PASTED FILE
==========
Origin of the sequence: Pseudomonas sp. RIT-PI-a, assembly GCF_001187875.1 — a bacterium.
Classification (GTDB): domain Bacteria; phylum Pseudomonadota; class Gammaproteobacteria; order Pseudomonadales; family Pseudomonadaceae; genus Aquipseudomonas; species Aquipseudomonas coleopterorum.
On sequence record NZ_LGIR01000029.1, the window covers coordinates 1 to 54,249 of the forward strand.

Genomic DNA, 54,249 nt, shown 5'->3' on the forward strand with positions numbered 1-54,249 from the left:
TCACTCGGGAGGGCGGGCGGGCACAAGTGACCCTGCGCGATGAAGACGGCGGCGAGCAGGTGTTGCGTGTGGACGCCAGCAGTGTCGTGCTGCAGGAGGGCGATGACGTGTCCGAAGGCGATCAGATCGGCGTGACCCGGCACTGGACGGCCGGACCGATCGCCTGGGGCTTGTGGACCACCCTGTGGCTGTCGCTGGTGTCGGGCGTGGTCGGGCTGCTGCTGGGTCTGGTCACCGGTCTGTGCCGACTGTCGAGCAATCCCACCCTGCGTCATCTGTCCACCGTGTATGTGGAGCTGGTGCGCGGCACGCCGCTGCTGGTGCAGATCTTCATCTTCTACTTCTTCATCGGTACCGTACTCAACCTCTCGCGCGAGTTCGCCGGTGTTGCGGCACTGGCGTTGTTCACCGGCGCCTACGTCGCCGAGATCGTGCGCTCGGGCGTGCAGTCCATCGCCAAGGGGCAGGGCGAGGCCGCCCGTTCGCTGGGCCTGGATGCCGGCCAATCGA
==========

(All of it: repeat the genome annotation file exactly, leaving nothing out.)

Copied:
Origin of the sequence: Pseudomonas sp. RIT-PI-a, assembly GCF_001187875.1 — a bacterium.
Classification (GTDB): domain Bacteria; phylum Pseudomonadota; class Gammaproteobacteria; order Pseudomonadales; family Pseudomonadaceae; genus Aquipseudomonas; species Aquipseudomonas coleopterorum.
On sequence record NZ_LGIR01000029.1, the window covers coordinates 1 to 54,249 of the forward strand.

Genomic DNA, 54,249 nt, shown 5'->3' on the forward strand with positions numbered 1-54,249 from the left:
TCACTCGGGAGGGCGGGCGGGCACAAGTGACCCTGCGCGATGAAGACGGCGGCGAGCAGGTGTTGCGTGTGGACGCCAGCAGTGTCGTGCTGCAGGAGGGCGATGACGTGTCCGAAGGCGATCAGATCGGCGTGACCCGGCACTGGACGGCCGGACCGATCGCCTGGGGCTTGTGGACCACCCTGTGGCTGTCGCTGGTGTCGGGCGTGGTCGGGCTGCTGCTGGGTCTGGTCACCGGTCTGTGCCGACTGTCGAGCAATCCCACCCTGCGTCATCTGTCCACCGTGTATGTGGAGCTGGTGCGCGGCACGCCGCTGCTGGTGCAGATCTTCATCTTCTACTTCTTCATCGGTACCGTACTCAACCTCTCGCGCGAGTTCGCCGGTGTTGCGGCACTGGCGTTGTTCACCGGCGCCTACGTCGCCGAGATCGTGCGCTCGGGCGTGCAGTCCATCGCCAAGGGGCAGGGCGAGGCCGCCCGTTCGCTGGGCCTGGATGCCGGCCAATCGA